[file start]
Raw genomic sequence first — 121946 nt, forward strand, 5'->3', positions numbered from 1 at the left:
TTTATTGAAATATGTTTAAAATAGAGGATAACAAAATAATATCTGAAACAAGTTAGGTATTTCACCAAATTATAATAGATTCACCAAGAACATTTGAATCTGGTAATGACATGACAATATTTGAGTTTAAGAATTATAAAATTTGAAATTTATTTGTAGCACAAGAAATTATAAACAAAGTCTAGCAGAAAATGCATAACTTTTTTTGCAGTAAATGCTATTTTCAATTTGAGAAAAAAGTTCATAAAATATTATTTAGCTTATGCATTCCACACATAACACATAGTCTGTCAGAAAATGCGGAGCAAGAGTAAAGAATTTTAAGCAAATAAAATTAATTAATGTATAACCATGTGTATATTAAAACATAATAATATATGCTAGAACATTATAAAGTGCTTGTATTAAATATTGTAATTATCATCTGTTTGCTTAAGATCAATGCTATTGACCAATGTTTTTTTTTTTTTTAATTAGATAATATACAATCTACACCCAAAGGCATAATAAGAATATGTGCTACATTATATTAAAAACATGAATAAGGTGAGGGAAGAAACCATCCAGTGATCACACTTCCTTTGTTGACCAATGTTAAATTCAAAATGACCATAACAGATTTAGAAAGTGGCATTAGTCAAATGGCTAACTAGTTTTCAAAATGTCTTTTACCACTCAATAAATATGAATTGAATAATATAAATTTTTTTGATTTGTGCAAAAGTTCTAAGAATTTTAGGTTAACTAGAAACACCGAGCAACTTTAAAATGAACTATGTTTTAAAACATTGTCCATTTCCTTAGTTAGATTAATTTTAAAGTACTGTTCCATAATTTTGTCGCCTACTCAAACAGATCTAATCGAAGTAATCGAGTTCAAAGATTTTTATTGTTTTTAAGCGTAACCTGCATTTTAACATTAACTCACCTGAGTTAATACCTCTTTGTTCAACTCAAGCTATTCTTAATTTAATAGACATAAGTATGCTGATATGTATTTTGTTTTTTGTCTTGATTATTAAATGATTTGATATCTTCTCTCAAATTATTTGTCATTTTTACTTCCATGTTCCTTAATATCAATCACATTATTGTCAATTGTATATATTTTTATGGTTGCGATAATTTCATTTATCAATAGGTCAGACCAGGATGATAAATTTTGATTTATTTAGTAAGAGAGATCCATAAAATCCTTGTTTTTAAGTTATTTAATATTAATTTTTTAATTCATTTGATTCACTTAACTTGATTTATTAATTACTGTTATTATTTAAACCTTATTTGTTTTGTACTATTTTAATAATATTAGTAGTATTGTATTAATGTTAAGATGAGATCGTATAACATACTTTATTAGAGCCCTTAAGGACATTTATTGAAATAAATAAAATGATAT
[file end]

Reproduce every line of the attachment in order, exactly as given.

Raw genomic sequence first — 121946 nt, forward strand, 5'->3', positions numbered from 1 at the left:
TTTATTGAAATATGTTTAAAATAGAGGATAACAAAATAATATCTGAAACAAGTTAGGTATTTCACCAAATTATAATAGATTCACCAAGAACATTTGAATCTGGTAATGACATGACAATATTTGAGTTTAAGAATTATAAAATTTGAAATTTATTTGTAGCACAAGAAATTATAAACAAAGTCTAGCAGAAAATGCATAACTTTTTTTGCAGTAAATGCTATTTTCAATTTGAGAAAAAAGTTCATAAAATATTATTTAGCTTATGCATTCCACACATAACACATAGTCTGTCAGAAAATGCGGAGCAAGAGTAAAGAATTTTAAGCAAATAAAATTAATTAATGTATAACCATGTGTATATTAAAACATAATAATATATGCTAGAACATTATAAAGTGCTTGTATTAAATATTGTAATTATCATCTGTTTGCTTAAGATCAATGCTATTGACCAATGTTTTTTTTTTTTTTAATTAGATAATATACAATCTACACCCAAAGGCATAATAAGAATATGTGCTACATTATATTAAAAACATGAATAAGGTGAGGGAAGAAACCATCCAGTGATCACACTTCCTTTGTTGACCAATGTTAAATTCAAAATGACCATAACAGATTTAGAAAGTGGCATTAGTCAAATGGCTAACTAGTTTTCAAAATGTCTTTTACCACTCAATAAATATGAATTGAATAATATAAATTTTTTTGATTTGTGCAAAAGTTCTAAGAATTTTAGGTTAACTAGAAACACCGAGCAACTTTAAAATGAACTATGTTTTAAAACATTGTCCATTTCCTTAGTTAGATTAATTTTAAAGTACTGTTCCATAATTTTGTCGCCTACTCAAACAGATCTAATCGAAGTAATCGAGTTCAAAGATTTTTATTGTTTTTAAGCGTAACCTGCATTTTAACATTAACTCACCTGAGTTAATACCTCTTTGTTCAACTCAAGCTATTCTTAATTTAATAGACATAAGTATGCTGATATGTATTTTGTTTTTTGTCTTGATTATTAAATGATTTGATATCTTCTCTCAAATTATTTGTCATTTTTACTTCCATGTTCCTTAATATCAATCACATTATTGTCAATTGTATATATTTTTATGGTTGCGATAATTTCATTTATCAATAGGTCAGACCAGGATGATAAATTTTGATTTATTTAGTAAGAGAGATCCATAAAATCCTTGTTTTTAAGTTATTTAATATTAATTTTTTAATTCATTTGATTCACTTAACTTGATTTATTAATTACTGTTATTATTTAAACCTTATTTGTTTTGTACTATTTTAATAATATTAGTAGTATTGTATTAATGTTAAGATGAGATCGTATAACATACTTTATTAGAGCCCTTAAGGACATTTATTGAAATAAATAAAATGATAT